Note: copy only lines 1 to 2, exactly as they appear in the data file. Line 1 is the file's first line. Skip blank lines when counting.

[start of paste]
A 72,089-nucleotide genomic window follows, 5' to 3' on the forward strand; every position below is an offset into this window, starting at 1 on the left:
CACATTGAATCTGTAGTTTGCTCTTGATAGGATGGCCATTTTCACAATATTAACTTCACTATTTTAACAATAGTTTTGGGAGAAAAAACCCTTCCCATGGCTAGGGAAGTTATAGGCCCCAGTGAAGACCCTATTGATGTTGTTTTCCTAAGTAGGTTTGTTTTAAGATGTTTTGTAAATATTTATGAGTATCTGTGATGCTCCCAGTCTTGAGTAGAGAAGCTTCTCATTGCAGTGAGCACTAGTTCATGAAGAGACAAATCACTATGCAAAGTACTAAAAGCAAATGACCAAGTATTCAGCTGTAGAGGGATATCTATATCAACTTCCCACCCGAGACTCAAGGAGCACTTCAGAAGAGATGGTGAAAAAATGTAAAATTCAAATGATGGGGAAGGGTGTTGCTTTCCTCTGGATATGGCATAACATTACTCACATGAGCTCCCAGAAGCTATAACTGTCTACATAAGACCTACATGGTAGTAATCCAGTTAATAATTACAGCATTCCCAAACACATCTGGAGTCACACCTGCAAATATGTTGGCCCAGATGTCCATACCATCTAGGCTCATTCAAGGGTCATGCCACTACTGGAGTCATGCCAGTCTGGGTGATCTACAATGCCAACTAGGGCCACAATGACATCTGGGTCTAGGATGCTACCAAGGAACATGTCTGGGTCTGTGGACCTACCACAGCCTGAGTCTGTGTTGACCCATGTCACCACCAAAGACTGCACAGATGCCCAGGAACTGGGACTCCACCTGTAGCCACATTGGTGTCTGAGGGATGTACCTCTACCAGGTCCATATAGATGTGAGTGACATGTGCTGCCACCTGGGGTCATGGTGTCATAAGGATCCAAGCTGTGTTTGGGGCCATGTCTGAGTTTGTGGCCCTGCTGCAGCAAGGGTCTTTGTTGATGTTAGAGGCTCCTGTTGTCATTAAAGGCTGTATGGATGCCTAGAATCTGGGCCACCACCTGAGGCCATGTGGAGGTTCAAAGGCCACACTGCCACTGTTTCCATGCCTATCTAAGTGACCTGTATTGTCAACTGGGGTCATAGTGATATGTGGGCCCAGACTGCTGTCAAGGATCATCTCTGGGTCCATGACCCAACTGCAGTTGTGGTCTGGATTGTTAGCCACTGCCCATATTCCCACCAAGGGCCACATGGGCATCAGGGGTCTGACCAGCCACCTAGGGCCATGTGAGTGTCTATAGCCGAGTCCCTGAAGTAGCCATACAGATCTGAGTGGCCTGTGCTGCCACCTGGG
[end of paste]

A 72,089-nucleotide genomic window follows, 5' to 3' on the forward strand; every position below is an offset into this window, starting at 1 on the left:
CACATTGAATCTGTAGTTTGCTCTTGATAGGATGGCCATTTTCACAATATTAACTTCACTATTTTAACAATAGTTTTGGGAGAAAAAACCCTTCCCATGGCTAGGGAAGTTATAGGCCCCAGTGAAGACCCTATTGATGTTGTTTTCCTAAGTAGGTTTGTTTTAAGATGTTTTGTAAATATTTATGAGTATCTGTGATGCTCCCAGTCTTGAGTAGAGAAGCTTCTCATTGCAGTGAGCACTAGTTCATGAAGAGACAAATCACTATGCAAAGTACTAAAAGCAAATGACCAAGTATTCAGCTGTAGAGGGATATCTATATCAACTTCCCACCCGAGACTCAAGGAGCACTTCAGAAGAGATGGTGAAAAAATGTAAAATTCAAATGATGGGGAAGGGTGTTGCTTTCCTCTGGATATGGCATAACATTACTCACATGAGCTCCCAGAAGCTATAACTGTCTACATAAGACCTACATGGTAGTAATCCAGTTAATAATTACAGCATTCCCAAACACATCTGGAGTCACACCTGCAAATATGTTGGCCCAGATGTCCATACCATCTAGGCTCATTCAAGGGTCATGCCACTACTGGAGTCATGCCAGTCTGGGTGATCTACAATGCCAACTAGGGCCACAATGACATCTGGGTCTAGGATGCTACCAAGGAACATGTCTGGGTCTGTGGACCTACCACAGCCTGAGTCTGTGTTGACCCATGTCACCACCAAAGACTGCACAGATGCCCAGGAACTGGGACTCCACCTGTAGCCACATTGGTGTCTGAGGGATGTACCTCTACCAGGTCCATATAGATGTGAGTGACATGTGCTGCCACCTGGGGTCATGGTGTCATAAGGATCCAAGCTGTGTTTGGGGCCATGTCTGAGTTTGTGGCCCTGCTGCAGCAAGGGTCTTTGTTGATGTTAGAGGCTCCTGTTGTCATTAAAGGCTGTATGGATGCCTAGAATCTGGGCCACCACCTGAGGCCATGTGGAGGTTCAAAGGCCACACTGCCACTGTTTCCATGCCTATCTAAGTGACCTGTATTGTCAACTGGGGTCATAGTGATATGTGGGCCCAGACTGCTGTCAAGGATCATCTCTGGGTCCATGACCCAACTGCAGTTGTGGTCTGGATTGTTAGCCACTGCCCATATTCCCACCAAGGGCCACATGGGCATCAGGGGTCTGACCAGCCACCTAGGGCCATGTGAGTGTCTATAGCCGAGTCCCTGAAGTAGCCATACAGATCTGAGTGGCCTGTGCTGCCACCTGGG